The ultimate barbeque stopper, Australia’s property market is a seemingly constant source of anxiety and discussion: where will it all land?
Conversations about Australia’s residential property boom tend to focus almost entirely on Sydney and Melbourne – with some justification. The latest CoreLogic Home Value Index shows Sydney’s prices rose 12.4 per cent for the year ending 31 July and Melbourne’s grew by 15.9 per cent.
The residential property boom in Sydney and Melbourne is only part of the nation’s housing story
But Sydney and Melbourne are not the whole story. Other parts of the market are performing quite differently. CoreLogic’s data, for example, shows that Perth’s prices have fallen 10.2 per cent and Darwin’s 14.5 per cent since both peaked in 2014.
That said, home prices across all Australian capital cities combined continue to rise, edging up by 10.5 per cent over the year to 31 July.
CoreLogic research analyst Cameron Kusher says the annual growth rate for residential property has slowed from its recent peak of 12.9 per cent in March; but that doesn’t mean the boom is over.
“While value growth has slowed it continues to rise at a double-digit rate,” Kusher says. “Our view is that the rate of growth will likely continue to slow values will still be rising, just at a more moderate pace.”
Enter the government
Beyond supply, the market is also affected by changes to government regulation.
Housing is becoming increasingly unaffordable, particularly for young Australians, and the regulatory response has largely been targeted at cooling the investor market and encouraging more owner occupiers.
“The pendulum is swinging back towards home occupier and first home buyers.”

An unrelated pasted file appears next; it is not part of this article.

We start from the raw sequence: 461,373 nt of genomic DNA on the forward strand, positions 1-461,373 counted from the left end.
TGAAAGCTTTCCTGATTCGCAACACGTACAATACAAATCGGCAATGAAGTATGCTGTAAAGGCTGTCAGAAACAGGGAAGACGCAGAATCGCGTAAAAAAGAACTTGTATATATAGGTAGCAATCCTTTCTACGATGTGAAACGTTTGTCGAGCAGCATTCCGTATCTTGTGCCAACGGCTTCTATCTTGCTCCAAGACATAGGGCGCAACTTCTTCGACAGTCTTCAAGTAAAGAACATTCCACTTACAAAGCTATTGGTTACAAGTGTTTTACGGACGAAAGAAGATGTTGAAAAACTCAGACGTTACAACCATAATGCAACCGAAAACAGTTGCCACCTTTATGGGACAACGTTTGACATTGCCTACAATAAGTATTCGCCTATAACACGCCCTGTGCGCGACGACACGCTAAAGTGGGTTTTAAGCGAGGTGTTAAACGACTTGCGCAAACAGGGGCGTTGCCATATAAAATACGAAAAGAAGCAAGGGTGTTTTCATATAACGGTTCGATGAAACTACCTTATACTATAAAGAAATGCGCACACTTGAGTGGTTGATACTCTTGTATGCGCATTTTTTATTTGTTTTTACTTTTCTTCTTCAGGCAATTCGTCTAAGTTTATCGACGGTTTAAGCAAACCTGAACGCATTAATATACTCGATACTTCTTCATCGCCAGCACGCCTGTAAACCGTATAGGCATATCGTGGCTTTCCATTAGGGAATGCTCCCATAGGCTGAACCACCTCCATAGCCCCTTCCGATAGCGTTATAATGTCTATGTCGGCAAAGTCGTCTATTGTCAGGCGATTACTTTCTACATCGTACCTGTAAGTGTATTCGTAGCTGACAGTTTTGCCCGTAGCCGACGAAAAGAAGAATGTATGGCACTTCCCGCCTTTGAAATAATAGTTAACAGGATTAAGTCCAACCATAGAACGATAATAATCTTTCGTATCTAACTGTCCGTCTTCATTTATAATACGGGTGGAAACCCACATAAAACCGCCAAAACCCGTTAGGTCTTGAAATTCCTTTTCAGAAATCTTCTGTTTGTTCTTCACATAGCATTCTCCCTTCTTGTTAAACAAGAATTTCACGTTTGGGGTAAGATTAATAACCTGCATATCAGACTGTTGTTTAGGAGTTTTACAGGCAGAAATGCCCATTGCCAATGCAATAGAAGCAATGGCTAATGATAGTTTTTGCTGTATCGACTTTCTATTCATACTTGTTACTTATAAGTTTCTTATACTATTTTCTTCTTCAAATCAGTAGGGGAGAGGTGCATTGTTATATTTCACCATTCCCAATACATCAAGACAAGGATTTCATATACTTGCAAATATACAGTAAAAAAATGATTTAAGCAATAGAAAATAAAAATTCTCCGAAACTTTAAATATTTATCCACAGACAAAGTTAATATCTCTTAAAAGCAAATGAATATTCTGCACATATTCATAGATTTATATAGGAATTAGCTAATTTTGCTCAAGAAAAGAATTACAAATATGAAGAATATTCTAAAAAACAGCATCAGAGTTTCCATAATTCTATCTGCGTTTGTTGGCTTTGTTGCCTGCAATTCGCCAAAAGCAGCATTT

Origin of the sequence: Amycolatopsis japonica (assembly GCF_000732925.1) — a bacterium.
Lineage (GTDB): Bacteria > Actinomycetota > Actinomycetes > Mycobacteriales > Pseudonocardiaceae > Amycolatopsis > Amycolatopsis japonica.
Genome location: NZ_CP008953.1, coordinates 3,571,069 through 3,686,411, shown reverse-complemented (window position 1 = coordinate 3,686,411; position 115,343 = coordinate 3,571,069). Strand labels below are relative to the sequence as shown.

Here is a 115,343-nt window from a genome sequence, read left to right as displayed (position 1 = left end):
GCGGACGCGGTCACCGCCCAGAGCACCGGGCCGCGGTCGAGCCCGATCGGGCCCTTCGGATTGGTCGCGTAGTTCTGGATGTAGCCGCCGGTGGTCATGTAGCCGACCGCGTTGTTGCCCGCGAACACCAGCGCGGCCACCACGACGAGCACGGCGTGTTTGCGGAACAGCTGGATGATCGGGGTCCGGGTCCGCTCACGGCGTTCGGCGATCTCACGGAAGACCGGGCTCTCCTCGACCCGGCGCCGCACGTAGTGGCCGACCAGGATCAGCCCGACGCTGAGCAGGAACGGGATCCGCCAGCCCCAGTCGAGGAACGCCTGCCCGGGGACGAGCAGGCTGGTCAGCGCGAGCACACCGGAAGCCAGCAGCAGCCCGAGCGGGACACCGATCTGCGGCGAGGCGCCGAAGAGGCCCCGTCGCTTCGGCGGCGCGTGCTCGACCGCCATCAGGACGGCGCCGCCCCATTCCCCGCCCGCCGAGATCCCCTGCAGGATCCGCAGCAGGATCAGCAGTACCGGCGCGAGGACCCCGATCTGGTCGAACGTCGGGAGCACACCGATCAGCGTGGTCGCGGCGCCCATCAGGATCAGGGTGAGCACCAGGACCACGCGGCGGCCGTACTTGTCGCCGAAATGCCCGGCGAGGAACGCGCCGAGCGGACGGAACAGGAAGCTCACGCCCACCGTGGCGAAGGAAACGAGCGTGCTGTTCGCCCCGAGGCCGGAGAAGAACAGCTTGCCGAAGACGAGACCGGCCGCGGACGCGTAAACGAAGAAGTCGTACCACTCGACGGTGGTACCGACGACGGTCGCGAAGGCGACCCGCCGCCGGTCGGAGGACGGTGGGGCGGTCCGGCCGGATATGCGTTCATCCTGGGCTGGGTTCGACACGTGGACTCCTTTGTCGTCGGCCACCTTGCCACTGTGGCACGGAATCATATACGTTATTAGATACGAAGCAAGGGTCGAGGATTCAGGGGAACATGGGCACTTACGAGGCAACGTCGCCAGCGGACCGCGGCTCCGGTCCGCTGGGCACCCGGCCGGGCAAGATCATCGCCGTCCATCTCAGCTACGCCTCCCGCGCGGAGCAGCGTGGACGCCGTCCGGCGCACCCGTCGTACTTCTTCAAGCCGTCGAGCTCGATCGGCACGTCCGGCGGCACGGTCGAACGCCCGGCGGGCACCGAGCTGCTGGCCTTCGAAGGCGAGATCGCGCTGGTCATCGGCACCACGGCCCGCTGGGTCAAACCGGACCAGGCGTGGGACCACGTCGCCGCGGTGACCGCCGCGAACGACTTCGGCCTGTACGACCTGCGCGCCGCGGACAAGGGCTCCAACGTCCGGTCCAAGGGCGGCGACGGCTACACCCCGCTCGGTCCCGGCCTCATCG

-Real Estate Institute of Australia president Malcolm Gunning
At the behest of the Australian Prudential Regulation Authority, mortgage lenders have been tightening their practices on interest-only loans to investors and are charging investors higher interest rates.
Other measures, announced in the May federal budget took aim specifically at foreign investors. These include limiting foreign ownership in new developments, charging a vacancy tax and tightening rules on capital gains tax avoidance.
Real Estate Institute of Australia president Malcolm Gunning says the combined affect has been to lower foreign investment with a corresponding rise in first-home buyer activity.
“The pendulum is swinging back towards home occupier and first home buyers,” Gunning says. “They are able to secure reasonably competitive loans at lower interest rates than investors who they compete against within the market.”
Where will it all land? And will it land hard?
CoreLogic expects value growth will slow and maybe even “go moderately negative” in the next few years, particularly in Melbourne and Sydney.
Kusher says Canberra and Hobart values are likely to keep growing “fairly robustly” in the short term, Brisbane and Adelaide can expect moderate growth while Perth and Darwin “still have a way to go before value rises return”.
What’s next for investors?
Mercer financial adviser Meg Rennie says there are still pockets of affordable housing stock suitable as investment properties in most capital cities, including Melbourne and Sydney.
“For instance, many people have their eye on Melbourne’s western suburbs where public transport is fairly good and roadways are constantly improving,” Rennie says. “Scarcity drives prices up and there remains scarcity at the lower end of the housing market and savvy investors will be prepared to branch out and look at those areas as always.
“Investing in apartments is clearly not one of those areas with many apartment prices falling.”